As I came to work next day, Mr. Walton summoned me to his office and gave me a fierce dressing down. He reminded me of his express directive to be careful and his desire not to see me before the end of my attachment. And here I was guilty of a security violation. I protested that I had done nothing wrong and had gone to the specialist sections only after formal written clearance. Even if the authorities had made a mistake, I should not have taken advantage of their laxity, he thundered. After that, I was not permitted to go to any other department except the Leander drawing offices and the canteen. I traveled to Glasgow and Southampton to attend or inspection and trials of Leander class ships built in the shipyards. Mercifully, I never met Walton again. No Indian constructor was ever allowed in Bath again. I wonder if Mr. Walton had a role to play in the decision.

More than the big ticket items, the detailed practical information I gathered from experts and poring through files on galleys, laundries, HVAC and equipment cooling systems, steering gear, tests and trials etc. turned out to be extremely useful (real gold) for future ship designs in India, as we had no data base. The data I had painfully copied in my illegible hand in a big fat tome (which I called my Doomsday book) came in very handy during the design of INS Godavari and future ships by my successors. It is rightly said that the devil is in the details.

The fledgling organization I had the privilege of being one of the pioneers, now has over three hundred officers (men and women) and is involved in the design of stealth frigates, aircraft carriers, corvettes and nuclear submarines. It has come a long way from its humble beginnings.
 

bille ka vut

Member
Jun 18, 2020
61
50
Bharat
This is a forty five year old story of how the Indian Navy went about designing a missile frigate for the first time with meagre manpower and very little data. The information is in the public domain, mostly in the excellent official history of the Indian Navy written by late Vice Admiral GM Hiranandani. I was privileged to play a part in the adventure.)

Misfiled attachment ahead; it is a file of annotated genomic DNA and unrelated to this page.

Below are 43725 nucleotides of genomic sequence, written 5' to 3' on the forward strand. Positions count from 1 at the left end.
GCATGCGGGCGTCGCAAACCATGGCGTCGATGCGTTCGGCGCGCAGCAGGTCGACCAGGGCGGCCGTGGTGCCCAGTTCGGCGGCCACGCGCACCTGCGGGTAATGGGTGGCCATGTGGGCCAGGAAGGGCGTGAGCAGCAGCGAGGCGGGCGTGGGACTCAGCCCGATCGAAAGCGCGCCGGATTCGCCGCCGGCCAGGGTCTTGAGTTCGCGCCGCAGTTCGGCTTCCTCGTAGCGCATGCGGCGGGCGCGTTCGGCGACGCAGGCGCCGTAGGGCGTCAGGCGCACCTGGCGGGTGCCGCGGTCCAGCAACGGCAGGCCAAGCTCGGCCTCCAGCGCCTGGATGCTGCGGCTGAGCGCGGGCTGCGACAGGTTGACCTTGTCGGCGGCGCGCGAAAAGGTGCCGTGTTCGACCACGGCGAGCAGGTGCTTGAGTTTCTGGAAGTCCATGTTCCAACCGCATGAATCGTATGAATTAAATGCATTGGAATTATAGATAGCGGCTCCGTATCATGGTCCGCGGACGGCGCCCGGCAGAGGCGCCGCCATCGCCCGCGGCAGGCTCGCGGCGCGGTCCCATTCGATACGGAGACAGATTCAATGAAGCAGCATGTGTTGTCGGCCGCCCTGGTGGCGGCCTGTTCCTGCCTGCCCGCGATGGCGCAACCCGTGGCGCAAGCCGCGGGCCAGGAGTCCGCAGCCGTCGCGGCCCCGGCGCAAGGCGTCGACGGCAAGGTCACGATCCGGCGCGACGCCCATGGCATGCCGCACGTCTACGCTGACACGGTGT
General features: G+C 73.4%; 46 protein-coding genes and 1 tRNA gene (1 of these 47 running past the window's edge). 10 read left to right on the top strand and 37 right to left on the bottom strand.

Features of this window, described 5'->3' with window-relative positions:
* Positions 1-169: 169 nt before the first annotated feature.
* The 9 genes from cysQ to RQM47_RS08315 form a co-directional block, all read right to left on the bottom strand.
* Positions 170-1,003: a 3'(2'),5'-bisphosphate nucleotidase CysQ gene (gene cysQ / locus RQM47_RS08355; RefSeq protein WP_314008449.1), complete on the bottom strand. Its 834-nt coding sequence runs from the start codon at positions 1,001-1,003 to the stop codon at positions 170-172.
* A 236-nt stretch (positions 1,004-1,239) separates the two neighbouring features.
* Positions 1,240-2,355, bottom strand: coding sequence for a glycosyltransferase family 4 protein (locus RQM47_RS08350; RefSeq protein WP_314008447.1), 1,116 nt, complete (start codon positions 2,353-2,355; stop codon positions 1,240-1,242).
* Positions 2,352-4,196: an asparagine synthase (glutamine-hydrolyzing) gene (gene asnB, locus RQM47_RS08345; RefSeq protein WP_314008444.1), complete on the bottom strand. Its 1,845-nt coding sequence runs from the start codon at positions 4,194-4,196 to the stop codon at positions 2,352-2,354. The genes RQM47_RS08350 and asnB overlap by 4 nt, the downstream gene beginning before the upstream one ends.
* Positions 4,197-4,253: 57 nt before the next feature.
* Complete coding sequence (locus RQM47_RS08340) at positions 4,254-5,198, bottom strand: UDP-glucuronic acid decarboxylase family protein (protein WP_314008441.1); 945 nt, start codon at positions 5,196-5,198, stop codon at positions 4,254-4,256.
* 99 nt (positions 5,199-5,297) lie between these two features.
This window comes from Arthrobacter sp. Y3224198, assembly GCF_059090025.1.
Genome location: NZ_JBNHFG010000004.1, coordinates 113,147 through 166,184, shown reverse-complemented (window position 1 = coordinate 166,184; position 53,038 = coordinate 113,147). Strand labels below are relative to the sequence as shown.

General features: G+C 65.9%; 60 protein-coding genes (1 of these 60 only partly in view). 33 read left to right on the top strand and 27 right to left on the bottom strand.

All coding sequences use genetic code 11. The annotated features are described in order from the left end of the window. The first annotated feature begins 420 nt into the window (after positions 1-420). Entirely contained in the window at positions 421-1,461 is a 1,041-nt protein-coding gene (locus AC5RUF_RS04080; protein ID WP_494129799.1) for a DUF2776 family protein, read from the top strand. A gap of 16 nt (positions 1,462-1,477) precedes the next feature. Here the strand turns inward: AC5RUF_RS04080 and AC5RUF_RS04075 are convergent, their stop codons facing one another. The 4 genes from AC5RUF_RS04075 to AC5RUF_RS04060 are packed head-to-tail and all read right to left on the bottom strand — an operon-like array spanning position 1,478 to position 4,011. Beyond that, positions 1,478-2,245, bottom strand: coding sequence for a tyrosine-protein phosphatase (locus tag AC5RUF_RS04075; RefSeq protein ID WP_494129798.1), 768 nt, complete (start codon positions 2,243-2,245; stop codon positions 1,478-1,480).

The Indian naval staff wanted to incorporate surface to surface and surface to air missiles, two Sea King helicopters and greater fire power, and higher speed of 29 knots in the follow on frigates to the Giri class in 1974. The Navy decided to import the missile systems and guns from the Soviet Union and incorporate Western underwater weapons in the ship. Such an exercise of marrying weapons of Soviet and western origin in the same ship had never been tried before. Many doubting Thomases felt that the Indian designers were not capable of designing such a ship.

My boss, Mr. Paramanandhan, Director of Naval Design, a man of extraordinary vision and courage, ventured to take up the task. I was appointed as the project officer for developing the design in late 1974. Quick studies revealed that the ship had to be a good 12 meters longer and displace 600 tons more than the Giri class ships.

Our team consisted of just six officers, two each from construction, engineering and electrical and weapons disciplines. We had a few civilian designers who had come up from the ranks. Our draftsmen were inexperienced and were mostly apprentices trained by us in-house. Never had any navy in the world embarked on a project of that magnitude with such meager resources, inexperienced personnel and a non-existent data base. It was a leap of faith.

As the project in charge, I was assigned the task of coordinating the different disciplines in the design. As the hull specialist, I was also responsible for the lines of the vessel; layout, structural design, propellers, and major systems like air conditioning. We decided to use metric units in the project from the beginning, in line with all other ships designed by the directorate unlike the UK imported ships and Giri class.

When we started we had no data on Soviet weapons and systems. It would take a while before the Navy could finalize an agreement with the Soviets and obtain the data. We started the deck layout, scaling up dimensions from the small photographs of Soviet frigates and missile ships from “Jane’s Fighting Ships”! From a photo of about six inches or so length, we scaled up the locations and clearances for sophisticated missiles, guns and fire control radars and systems. Necessity is the mother of invention was, never truer than the way Indian navy went about this project. It worked well finally!